Fighting poverty and helping people in the world’s most vulnerable places makes our country more secure and is a key part of America’s national identity, here and overseas. That it has played such an insignificant part of this campaign is vexing.

Americans’ generosity saves lives each and every day, and it makes our country safer. As the primary campaign moves into this new stage, candidates for president should talk about that truth, and they should explain how they would work to end extreme poverty and stop the spread of preventable diseases like HIV/AIDS. They should talk about the incredible return on investment America gets for the less than 1% of the federal budget we spend on poverty-fighting foreign assistance.

Americans care about these issues. ONE members in Iowa, New Hampshire, and South Carolina have been showing up on rope lines and in town hall meetings for months encouraging the candidates to speak up. Some have, but most have yet to publicly discuss their plans for ending extreme poverty.
That should change. Just as Americans want a commander in chief knowledgeable about the deployment of our military strength, they deserve one fluent in the deployment of non-military influence.

Last fall, retired Marine Corps general and former National Security Adviser Jim Jones said, “support for development is a vital component of America’s national security strategy, and has been since the end of World War II. In today’s complex environment, development plus security and good governance equals stability.”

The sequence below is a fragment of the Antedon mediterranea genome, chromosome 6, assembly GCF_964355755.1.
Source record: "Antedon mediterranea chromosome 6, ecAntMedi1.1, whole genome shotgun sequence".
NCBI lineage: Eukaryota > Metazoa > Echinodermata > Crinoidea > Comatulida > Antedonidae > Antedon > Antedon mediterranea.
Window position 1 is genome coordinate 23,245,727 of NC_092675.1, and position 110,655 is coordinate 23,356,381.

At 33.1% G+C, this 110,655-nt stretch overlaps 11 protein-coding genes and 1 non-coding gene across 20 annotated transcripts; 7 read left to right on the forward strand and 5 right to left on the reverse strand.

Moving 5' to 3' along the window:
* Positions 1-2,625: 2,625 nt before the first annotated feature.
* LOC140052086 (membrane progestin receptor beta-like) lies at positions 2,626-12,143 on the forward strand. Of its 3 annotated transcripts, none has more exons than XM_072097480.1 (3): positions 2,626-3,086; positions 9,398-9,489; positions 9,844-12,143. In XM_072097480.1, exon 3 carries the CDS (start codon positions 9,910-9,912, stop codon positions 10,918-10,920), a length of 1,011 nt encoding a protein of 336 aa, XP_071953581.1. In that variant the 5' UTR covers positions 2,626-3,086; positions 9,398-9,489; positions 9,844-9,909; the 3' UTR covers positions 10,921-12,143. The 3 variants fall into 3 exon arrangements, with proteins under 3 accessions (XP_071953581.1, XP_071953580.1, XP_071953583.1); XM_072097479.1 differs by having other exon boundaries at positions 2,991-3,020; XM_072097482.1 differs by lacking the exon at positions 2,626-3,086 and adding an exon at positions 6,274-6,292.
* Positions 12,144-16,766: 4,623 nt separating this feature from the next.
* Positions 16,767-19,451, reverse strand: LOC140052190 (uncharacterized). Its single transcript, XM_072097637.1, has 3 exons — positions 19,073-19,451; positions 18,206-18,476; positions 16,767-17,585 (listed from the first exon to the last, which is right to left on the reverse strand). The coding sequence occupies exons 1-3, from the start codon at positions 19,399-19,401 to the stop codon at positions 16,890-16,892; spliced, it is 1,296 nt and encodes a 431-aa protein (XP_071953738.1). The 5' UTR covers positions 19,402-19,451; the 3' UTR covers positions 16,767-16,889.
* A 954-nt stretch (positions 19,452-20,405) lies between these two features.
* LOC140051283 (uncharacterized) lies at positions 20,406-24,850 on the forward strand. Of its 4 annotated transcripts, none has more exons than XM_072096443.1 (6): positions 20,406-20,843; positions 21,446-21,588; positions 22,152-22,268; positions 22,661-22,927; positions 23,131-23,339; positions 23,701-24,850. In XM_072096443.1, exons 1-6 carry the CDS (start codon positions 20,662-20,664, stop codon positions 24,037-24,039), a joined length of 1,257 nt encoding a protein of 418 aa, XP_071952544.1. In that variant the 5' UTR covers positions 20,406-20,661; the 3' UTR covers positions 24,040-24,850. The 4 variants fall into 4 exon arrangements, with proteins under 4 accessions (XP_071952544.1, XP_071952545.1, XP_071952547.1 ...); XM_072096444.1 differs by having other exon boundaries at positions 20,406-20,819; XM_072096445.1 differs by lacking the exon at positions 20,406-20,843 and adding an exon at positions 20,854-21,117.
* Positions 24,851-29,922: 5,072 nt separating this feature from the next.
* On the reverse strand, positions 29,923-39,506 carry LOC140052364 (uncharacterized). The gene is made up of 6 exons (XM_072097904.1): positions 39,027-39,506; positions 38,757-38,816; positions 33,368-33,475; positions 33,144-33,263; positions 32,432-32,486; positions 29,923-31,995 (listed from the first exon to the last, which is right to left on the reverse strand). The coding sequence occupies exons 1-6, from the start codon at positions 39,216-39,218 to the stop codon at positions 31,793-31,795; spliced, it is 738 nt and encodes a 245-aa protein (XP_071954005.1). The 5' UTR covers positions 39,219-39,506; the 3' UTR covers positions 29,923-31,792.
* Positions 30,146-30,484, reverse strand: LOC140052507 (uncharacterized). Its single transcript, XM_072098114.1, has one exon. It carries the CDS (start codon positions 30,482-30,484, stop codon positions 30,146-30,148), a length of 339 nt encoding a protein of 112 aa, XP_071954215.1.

Why is it so difficult for those hoping to be our next commander in chief to say the same? Ending extreme poverty is directly relevant to the current threats to our country. Candidates’ foreign policy proposals should not be as one-dimensional as the primary debates have suggested.

No one should get to be president of the United States without publicly demonstrating an understanding and appreciation for the essential role that fighting poverty and stopping disease plays in securing America.

Tom Hart is the North American Executive Director for ONE, the global policy and advocacy organization cofounded by Bono to end extreme poverty and stop the spread of preventable diseases.

Original post can be read here: http://www.usatoday.com/story/opinion/2016/02/24/foreign-aid-terror-fighting-tool-debates-no-questions-column/80822898/​

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Education Sunday: Rightly Dividing the Word of Truth

Is there anything better than watching a child’s face light up when she suddenly understands a new concept?

My daughter Eden recently learned to snap, and her excitement over this new found ability causes her to share with every person we meet! Even as an adult, it feels great to master something new. My mom, Eden’s grandmother, will complete her EdD soon, and the process of research and study has brought her deep joy. We never outgrow our God-given design, which includes the joy of learning.

I spend my days at the corner of faith and education, both as the leader of education initiatives for the National Hispanic Christian Leadership Conference (NHCLC) and as mom to two little ones (a kindergartener and a toddler). In both environments, words can be leveraged to allow children to thrive.

As God created the world with words, we being in His image also can create thoughts, feelings, and emotional environments with words. For church leaders and educators, we can employ words to create an environment conducive to learning and thriving and growing spiritually. As parents we can speak words over our children which help them discover God’s love and gifts throughout every day.